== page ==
Pubdate: Sun, 11 May 2008
Source: Chicago Tribune (IL)
Copyright: 2008 Chicago Tribune Company
Bookmark: (Drug Test)


Ex-City Official Denies He Mishandled Program

The former chief of Chicago's drug-testing program said  Saturday that
he was unfairly dismissed and denied all  allegations of

Russell Baggett, 55, stands accused of failing to  include more than
800 truck drivers with commercial  driver's licenses in random
drug-testing pools,  according to a report from the inspector
general's  office. He also is accused of consistently notifying
supervisors the day before tests.

The report, which recommended that Baggett be fired,  found no
evidence that he received payback, city  officials said. The inspector
general's office alleged  that Baggett violated basic rules of
compliance with  federal regulations.

"Right now, I'm just disturbed," said Baggett, who was  fired Friday
after overseeing the city's drug and  alcohol testing program for 14
years. "I've been  dedicated to this field for over 20 years. I don't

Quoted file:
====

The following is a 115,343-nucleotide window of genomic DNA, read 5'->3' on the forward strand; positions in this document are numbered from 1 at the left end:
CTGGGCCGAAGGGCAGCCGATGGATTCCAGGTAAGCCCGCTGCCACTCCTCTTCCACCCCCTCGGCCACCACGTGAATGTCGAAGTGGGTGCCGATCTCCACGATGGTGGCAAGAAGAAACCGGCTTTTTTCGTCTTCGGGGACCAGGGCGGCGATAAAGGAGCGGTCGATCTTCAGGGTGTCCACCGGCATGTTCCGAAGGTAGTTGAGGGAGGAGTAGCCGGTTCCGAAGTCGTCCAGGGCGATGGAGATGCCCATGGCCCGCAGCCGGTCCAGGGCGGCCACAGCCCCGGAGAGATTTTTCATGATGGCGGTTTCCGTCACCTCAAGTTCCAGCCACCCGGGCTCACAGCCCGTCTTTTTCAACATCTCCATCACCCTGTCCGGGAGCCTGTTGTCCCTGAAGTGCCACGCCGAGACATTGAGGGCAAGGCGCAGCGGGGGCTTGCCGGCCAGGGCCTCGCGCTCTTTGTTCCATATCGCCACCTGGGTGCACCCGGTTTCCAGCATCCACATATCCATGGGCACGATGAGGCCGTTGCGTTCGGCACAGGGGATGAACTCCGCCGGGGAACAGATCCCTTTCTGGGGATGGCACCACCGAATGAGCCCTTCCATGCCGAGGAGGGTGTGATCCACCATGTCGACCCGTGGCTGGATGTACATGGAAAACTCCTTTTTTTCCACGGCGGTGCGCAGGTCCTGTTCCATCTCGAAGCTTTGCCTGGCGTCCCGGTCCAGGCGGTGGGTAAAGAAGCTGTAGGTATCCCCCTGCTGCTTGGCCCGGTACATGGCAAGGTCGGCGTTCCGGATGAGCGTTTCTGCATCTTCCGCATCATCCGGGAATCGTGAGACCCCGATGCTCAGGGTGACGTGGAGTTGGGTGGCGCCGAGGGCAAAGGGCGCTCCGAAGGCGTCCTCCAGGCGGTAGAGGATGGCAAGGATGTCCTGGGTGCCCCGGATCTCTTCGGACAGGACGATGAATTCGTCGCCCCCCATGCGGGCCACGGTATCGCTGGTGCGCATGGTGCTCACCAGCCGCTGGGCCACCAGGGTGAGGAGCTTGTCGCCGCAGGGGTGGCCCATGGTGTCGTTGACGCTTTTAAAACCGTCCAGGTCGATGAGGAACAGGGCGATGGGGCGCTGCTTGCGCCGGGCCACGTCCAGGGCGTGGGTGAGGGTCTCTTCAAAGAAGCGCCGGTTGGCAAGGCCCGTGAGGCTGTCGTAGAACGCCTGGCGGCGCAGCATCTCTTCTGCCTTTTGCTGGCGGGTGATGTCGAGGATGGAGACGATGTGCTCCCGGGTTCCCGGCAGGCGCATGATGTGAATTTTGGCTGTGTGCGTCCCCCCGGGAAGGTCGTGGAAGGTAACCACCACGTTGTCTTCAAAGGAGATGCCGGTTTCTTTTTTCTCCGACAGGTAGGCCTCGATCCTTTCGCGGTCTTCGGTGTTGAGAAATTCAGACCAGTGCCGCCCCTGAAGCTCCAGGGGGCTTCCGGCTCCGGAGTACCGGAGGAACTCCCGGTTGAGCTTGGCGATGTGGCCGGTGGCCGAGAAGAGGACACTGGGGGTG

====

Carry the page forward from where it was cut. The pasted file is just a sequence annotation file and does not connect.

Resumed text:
understand what's going on. I'm extremely  disappointed."

The city conducts annual random drug tests on about  half of its 2,000
employees from several city  departments who hold commercial driver's
licenses, he  said.

Anthony Boswell, head of the city's new Office of  Compliance, which
oversees the drug and alcohol  program, could not be reached for
comment Saturday.  Mayor Richard Daley said Saturday that he was
unfamiliar with the case.

Baggett maintained he never alerted supervisors about  upcoming tests.
He also denied allegations that he  allowed people who were absent
from work the day of  their random test to skip the test entirely.
Federal  rules require that the employee be tested the day they
return to work.

"That is totally preposterous," he said.

Baggett said he tested all employees who required it,  except in
November 2006 when a supervisor instructed  him to not test up to 10
Streets and Sanitation  drivers. He said he challenged his supervisor
but  obeyed and then made a complaint that sparked the  inspector
general's investigation.

The report, which was released Tuesday, discusses the  incident, but
city officials said it is less serious  than other allegations against
Baggett. They said the  investigation began with general complaints
about  mismanagement of the drug and alcohol testing program.
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